Monkeys not abused in Pitt labs, feds say |

Monkeys not abused in Pitt labs, feds say

A capuchin monkey. (Reuters)

The University of Pittsburgh announced Wednesday it has been cleared of wrongdoing by a federal agency investigating allegations of animal abuse in its laboratories.

However, details of the allegations are murky.

During the week of Feb. 27, the U.S. Department of Agriculture’s Animal and Plant Health Inspection Service conducted a four-day inspection of Pitt’s animal research laboratories, Pitt spokesman Joe Miksch said in a news release.

Miksch said allegations and a video provided to the USDA prompted the investigation.

“We are not privy to the identity of the complainant and do not have the video,” he wrote in an email to the Trib.

A USDA spokeswoman said the complaint came from the nonprofit organization People for the Ethical Treatment of Animals.

An attached two-page USDA report dated March 2 stated that investigators inspected animals in the lab. The animals included five types of monkeys: squirrel, rhesus, capuchins, cyno and marmoset.

Kathy Guillermo, senior vice president in charge of laboratory investigations for PETA, said in a statement that the USDA inspection report is not comprehensive. She did not specify what the allegations entailed.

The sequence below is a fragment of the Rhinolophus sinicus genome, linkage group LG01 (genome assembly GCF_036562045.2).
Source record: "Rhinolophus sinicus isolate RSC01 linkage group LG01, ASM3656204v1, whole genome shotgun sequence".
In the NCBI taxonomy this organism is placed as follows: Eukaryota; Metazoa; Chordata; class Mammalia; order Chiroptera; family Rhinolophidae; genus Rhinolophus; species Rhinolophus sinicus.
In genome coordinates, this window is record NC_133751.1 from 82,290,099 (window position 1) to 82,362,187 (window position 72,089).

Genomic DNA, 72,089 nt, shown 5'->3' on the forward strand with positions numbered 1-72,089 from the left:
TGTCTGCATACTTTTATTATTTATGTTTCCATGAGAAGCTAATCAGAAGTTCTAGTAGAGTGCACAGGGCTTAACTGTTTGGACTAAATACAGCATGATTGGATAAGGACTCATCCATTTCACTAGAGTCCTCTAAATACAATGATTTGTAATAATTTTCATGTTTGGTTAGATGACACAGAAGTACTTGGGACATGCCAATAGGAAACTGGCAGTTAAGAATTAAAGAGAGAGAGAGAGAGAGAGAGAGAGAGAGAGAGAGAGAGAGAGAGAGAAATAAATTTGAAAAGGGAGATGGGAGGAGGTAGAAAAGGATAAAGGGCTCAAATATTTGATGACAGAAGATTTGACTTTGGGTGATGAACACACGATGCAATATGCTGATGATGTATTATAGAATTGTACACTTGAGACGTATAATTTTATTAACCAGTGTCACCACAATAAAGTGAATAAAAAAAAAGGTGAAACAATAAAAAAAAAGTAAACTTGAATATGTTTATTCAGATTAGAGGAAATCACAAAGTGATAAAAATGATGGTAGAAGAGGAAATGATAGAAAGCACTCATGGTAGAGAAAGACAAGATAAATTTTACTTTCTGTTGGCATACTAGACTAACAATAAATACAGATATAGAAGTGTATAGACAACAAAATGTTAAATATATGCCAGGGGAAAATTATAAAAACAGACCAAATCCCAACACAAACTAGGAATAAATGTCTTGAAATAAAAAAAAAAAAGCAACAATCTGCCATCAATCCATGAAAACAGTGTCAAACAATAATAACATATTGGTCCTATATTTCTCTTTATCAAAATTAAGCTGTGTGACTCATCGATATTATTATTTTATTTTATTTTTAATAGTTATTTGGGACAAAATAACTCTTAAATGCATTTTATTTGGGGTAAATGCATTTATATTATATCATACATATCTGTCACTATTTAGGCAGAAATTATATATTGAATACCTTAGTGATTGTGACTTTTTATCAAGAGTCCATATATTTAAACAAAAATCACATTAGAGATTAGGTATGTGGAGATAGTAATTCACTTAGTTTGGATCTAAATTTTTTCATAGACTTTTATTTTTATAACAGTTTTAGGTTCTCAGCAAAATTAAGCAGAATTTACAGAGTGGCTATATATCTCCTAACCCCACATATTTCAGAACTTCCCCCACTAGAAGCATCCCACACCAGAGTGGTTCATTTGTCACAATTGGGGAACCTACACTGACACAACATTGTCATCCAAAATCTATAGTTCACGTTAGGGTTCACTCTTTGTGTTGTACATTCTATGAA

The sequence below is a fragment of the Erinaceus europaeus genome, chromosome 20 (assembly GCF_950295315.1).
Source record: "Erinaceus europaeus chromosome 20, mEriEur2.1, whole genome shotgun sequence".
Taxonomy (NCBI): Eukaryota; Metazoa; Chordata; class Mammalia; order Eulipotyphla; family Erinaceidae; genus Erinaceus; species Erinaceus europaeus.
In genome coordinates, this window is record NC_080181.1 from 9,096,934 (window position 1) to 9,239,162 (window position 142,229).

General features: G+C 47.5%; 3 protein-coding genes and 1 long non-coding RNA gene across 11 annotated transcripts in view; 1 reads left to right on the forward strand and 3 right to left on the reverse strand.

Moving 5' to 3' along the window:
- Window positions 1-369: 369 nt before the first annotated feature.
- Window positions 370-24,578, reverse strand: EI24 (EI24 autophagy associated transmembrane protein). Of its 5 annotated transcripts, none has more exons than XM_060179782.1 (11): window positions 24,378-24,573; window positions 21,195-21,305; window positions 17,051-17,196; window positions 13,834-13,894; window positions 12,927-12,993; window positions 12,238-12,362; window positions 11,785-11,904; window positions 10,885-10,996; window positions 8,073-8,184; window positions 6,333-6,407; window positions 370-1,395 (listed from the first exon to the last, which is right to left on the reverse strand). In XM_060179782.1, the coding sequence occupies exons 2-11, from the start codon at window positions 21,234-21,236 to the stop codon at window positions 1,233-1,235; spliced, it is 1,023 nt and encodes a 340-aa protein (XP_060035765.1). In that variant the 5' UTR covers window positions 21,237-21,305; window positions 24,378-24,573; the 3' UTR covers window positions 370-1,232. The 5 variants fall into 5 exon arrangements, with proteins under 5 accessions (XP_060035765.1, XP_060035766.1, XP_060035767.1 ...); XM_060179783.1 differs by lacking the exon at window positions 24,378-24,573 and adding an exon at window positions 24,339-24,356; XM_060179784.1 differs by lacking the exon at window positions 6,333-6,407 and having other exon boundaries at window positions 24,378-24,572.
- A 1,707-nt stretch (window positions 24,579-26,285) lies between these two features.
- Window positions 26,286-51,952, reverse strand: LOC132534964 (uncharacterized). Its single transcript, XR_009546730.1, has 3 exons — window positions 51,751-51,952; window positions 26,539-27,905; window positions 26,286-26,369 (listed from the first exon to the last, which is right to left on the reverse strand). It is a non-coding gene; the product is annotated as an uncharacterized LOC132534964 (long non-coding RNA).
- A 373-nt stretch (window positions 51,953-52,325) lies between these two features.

“No experiment, no matter how painful, scientifically flawed or redundant is prohibited,” she said. “So we’re not impressed.”

Miksch said Pitt is committed to high standards of care for all its research animals.

“This inspection was unannounced and was conducted by three veterinary medical officers who visited multiple university facilities and interviewed a number of the university’s veterinarians, animal care staff members and researchers,” he said in the release. “The inspectors did not identify or corroborate any instances of noncompliance with animal welfare regulations, as documented in an inspection report provided to the university on March 3.”

The USDA report stated that Pitt’s Institutional Animal Care and Use Committee was present for the inspection.

“Educational use of animals at the University of Pittsburgh complies with all applicable laws and voluntary accreditation standards,” Pitt’s news release said. “The programs and facilities at the university are USDA registered and covered under an Animal Welfare Assurance with the Office of Laboratory Animal Welfare of the Public Health Service.”

Ben Schmitt is a Tribune-Review staff writer. Reach him at 412-320-7991 or [email protected].

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